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Ghana’s Labour Union Demands Better Security for 2024 Elections

The GFL urges the Electoral Commission to adopt both covert and overt surveillance systems to ensure free and fair polls

by Victor Adetimilehin

The Ghana Federation of Labour (GFL) has expressed concern over the security of the upcoming 2024 elections. The GFL has called on the Electoral Commission (EC) to adopt both covert and overt surveillance systems throughout the electoral process.

Covert and Overt Surveillance Systems Explained

Covert surveillance systems are carried out without the knowledge of the electorates, political parties, and other interested parties, while overt surveillance systems use devices that are visible and obvious to all. Both systems have their major advantages, according to the GFL.

Mr Abraham Koomson, GFL Secretary General, told the Ghana News Agency that covert and overt surveillance systems were necessary to maintain international best standards and ensure the sanctity of the elections.

He explained that overt security features, such as the use of indelible ink on the fourth finger after casting the ballot, were evidence to the voter, the contesting candidate, and other stakeholders. This sense of assurance made it difficult for the voter to attempt to vote again, as the indelible ink served as a form of physical authentication.

Ghana’s Electoral System under Scrutiny

Since the 2020 elections, various organizations and the public have scrutinized Ghana’s electoral system, which was marred by violence and allegations of fraud. The main opposition party, the National Democratic Congress (NDC), rejected the results and challenged them in court. The Supreme Court dismissed the petition and upheld the victory of the incumbent president, Nana Akufo-Addo, of the New Patriotic Party (NPP).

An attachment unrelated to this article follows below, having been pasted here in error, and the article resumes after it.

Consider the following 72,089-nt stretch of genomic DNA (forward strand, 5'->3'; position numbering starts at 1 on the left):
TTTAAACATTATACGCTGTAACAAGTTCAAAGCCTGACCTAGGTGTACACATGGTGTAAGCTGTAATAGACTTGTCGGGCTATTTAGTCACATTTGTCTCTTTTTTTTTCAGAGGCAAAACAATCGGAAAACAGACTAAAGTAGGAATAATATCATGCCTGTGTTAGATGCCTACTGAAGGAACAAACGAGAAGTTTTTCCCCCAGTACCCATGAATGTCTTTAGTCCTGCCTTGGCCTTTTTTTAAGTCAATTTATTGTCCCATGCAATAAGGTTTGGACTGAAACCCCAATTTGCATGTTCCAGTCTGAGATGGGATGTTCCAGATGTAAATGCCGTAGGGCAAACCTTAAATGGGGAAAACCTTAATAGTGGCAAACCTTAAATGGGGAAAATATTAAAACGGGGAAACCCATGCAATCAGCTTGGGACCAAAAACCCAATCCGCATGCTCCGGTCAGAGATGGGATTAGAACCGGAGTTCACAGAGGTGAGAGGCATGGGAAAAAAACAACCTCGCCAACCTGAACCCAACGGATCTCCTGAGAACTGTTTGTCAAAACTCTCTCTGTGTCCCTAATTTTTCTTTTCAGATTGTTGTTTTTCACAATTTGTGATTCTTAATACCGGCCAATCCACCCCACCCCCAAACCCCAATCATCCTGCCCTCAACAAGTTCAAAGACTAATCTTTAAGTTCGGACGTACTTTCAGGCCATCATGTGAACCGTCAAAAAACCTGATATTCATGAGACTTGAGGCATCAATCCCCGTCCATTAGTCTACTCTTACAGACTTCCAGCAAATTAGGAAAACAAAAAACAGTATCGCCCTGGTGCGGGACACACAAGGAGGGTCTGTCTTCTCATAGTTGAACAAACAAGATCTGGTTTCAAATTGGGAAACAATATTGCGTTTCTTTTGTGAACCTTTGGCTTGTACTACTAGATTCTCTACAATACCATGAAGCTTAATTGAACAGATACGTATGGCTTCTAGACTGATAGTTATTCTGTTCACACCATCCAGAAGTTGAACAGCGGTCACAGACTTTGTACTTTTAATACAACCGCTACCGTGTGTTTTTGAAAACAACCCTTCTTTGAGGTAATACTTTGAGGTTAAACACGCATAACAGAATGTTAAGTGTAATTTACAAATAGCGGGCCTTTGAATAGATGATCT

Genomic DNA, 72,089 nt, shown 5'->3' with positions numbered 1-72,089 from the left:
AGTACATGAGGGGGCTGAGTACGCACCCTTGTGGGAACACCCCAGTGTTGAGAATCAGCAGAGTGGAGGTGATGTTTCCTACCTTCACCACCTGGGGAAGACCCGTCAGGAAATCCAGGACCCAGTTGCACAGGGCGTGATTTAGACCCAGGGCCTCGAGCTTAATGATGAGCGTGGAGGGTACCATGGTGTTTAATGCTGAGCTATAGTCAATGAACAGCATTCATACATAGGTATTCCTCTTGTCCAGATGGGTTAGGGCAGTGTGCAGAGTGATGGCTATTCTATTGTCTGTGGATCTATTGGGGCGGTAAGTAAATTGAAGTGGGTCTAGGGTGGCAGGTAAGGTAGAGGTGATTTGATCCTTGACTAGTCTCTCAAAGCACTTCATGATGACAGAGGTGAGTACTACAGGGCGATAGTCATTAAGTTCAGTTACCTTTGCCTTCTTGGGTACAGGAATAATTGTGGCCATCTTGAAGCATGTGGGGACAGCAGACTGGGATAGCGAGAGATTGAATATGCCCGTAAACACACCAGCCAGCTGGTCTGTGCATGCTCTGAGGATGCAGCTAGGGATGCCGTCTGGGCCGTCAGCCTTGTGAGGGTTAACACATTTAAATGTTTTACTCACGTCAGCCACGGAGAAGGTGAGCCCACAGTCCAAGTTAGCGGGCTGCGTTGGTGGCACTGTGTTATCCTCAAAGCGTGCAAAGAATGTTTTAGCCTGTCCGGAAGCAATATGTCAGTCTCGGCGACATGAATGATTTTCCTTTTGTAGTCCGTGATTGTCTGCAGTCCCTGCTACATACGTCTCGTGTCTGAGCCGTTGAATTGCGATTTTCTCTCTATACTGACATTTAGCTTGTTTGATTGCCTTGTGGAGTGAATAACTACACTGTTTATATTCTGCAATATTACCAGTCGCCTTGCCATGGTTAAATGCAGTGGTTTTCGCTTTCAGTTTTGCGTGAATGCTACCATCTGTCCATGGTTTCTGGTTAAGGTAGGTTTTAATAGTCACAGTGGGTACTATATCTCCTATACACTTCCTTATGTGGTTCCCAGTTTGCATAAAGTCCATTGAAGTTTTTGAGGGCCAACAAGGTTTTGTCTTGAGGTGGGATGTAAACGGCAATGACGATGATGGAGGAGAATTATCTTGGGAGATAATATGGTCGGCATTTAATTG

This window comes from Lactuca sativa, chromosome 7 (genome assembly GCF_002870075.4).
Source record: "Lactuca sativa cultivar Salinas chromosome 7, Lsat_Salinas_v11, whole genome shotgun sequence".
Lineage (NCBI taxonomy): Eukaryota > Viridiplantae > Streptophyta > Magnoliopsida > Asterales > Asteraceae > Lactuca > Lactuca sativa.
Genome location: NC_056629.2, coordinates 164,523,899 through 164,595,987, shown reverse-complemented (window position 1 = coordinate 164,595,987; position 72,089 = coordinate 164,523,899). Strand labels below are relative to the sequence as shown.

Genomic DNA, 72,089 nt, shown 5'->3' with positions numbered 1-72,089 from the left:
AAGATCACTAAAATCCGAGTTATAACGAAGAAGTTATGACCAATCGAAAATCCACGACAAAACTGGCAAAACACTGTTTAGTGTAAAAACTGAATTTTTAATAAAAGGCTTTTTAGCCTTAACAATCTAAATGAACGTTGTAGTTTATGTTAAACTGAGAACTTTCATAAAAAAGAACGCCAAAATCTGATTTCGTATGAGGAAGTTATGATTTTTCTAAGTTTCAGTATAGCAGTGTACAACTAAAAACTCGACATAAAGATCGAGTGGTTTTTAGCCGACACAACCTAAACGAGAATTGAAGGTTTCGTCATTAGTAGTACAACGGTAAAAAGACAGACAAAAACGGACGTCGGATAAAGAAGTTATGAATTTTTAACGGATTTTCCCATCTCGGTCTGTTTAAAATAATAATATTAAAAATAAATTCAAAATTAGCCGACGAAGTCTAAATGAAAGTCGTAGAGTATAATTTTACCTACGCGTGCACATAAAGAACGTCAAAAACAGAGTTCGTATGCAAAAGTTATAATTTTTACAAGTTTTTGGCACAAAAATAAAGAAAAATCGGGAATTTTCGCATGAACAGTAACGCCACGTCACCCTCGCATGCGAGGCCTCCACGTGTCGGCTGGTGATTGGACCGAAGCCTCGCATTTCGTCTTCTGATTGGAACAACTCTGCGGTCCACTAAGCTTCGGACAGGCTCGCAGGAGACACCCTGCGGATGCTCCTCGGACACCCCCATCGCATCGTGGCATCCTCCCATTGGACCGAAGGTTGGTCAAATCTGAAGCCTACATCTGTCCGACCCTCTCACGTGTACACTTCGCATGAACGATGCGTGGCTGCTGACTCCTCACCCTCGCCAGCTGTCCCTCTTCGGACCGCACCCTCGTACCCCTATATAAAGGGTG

Mr. Koomson urged the stakeholders in Ghana’s electoral system to steer the country out of the potential political turmoil before, during, and after the polls.

Calls for Dialogue and Peace

Mr Koomson also called for dialogue and peace among the EC, the National Peace Council, the traditional leaders, and the political parties. He said the EC needed help and should exhibit neutrality both in public and in private. He advised the senior electoral officials and commissioners to reduce the incidence of conflict, antagonistic posture, and pronouncements, and stop media wars with political parties.

Mr Koomson also called on the NPP and the NDC leadership to demonstrate political maturity and create an enabling political environment for people to express their views devoid of personality attacks, arrests, and security brutalities.

He further called on the government to protect the rights of all citizens before, during, and after the polls. He also stressed the need to strengthen state institutions to perform their duties without interference and political manipulation.

Source: Modern Ghana 

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